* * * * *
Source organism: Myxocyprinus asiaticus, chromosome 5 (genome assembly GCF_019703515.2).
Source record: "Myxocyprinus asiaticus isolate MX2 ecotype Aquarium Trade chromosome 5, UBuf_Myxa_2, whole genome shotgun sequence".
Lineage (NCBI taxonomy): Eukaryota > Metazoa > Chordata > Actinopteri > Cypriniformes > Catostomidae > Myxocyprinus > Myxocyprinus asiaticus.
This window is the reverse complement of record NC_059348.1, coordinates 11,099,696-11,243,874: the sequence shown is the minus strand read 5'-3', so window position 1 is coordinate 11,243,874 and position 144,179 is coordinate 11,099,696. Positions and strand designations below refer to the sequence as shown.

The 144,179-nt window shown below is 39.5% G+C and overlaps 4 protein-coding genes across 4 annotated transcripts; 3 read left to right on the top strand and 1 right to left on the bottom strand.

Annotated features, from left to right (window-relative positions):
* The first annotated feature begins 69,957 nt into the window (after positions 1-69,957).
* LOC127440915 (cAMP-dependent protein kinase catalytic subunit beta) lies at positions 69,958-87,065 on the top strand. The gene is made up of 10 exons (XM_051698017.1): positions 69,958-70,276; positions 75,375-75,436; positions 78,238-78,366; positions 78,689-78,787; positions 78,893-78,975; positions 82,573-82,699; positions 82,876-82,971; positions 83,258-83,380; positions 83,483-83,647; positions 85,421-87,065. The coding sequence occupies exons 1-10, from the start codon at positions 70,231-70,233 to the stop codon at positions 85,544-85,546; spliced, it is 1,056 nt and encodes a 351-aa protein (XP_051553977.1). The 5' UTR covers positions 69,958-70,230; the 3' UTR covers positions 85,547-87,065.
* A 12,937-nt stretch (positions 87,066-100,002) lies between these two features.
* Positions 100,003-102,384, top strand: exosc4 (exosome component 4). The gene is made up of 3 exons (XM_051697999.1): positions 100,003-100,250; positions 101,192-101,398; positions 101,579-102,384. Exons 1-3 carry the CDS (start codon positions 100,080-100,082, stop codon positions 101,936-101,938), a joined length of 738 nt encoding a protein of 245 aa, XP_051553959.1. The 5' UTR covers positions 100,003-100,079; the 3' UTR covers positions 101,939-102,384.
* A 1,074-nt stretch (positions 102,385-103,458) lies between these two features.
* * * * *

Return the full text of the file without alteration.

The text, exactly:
Source organism: Myxocyprinus asiaticus, chromosome 5 (genome assembly GCF_019703515.2).
Source record: "Myxocyprinus asiaticus isolate MX2 ecotype Aquarium Trade chromosome 5, UBuf_Myxa_2, whole genome shotgun sequence".
Lineage (NCBI taxonomy): Eukaryota > Metazoa > Chordata > Actinopteri > Cypriniformes > Catostomidae > Myxocyprinus > Myxocyprinus asiaticus.
This window is the reverse complement of record NC_059348.1, coordinates 11,099,696-11,243,874: the sequence shown is the minus strand read 5'-3', so window position 1 is coordinate 11,243,874 and position 144,179 is coordinate 11,099,696. Positions and strand designations below refer to the sequence as shown.

The 144,179-nt window shown below is 39.5% G+C and overlaps 4 protein-coding genes across 4 annotated transcripts; 3 read left to right on the top strand and 1 right to left on the bottom strand.

Annotated features, from left to right (window-relative positions):
* The first annotated feature begins 69,957 nt into the window (after positions 1-69,957).
* LOC127440915 (cAMP-dependent protein kinase catalytic subunit beta) lies at positions 69,958-87,065 on the top strand. The gene is made up of 10 exons (XM_051698017.1): positions 69,958-70,276; positions 75,375-75,436; positions 78,238-78,366; positions 78,689-78,787; positions 78,893-78,975; positions 82,573-82,699; positions 82,876-82,971; positions 83,258-83,380; positions 83,483-83,647; positions 85,421-87,065. The coding sequence occupies exons 1-10, from the start codon at positions 70,231-70,233 to the stop codon at positions 85,544-85,546; spliced, it is 1,056 nt and encodes a 351-aa protein (XP_051553977.1). The 5' UTR covers positions 69,958-70,230; the 3' UTR covers positions 85,547-87,065.
* A 12,937-nt stretch (positions 87,066-100,002) lies between these two features.
* Positions 100,003-102,384, top strand: exosc4 (exosome component 4). The gene is made up of 3 exons (XM_051697999.1): positions 100,003-100,250; positions 101,192-101,398; positions 101,579-102,384. Exons 1-3 carry the CDS (start codon positions 100,080-100,082, stop codon positions 101,936-101,938), a joined length of 738 nt encoding a protein of 245 aa, XP_051553959.1. The 5' UTR covers positions 100,003-100,079; the 3' UTR covers positions 101,939-102,384.
* A 1,074-nt stretch (positions 102,385-103,458) lies between these two features.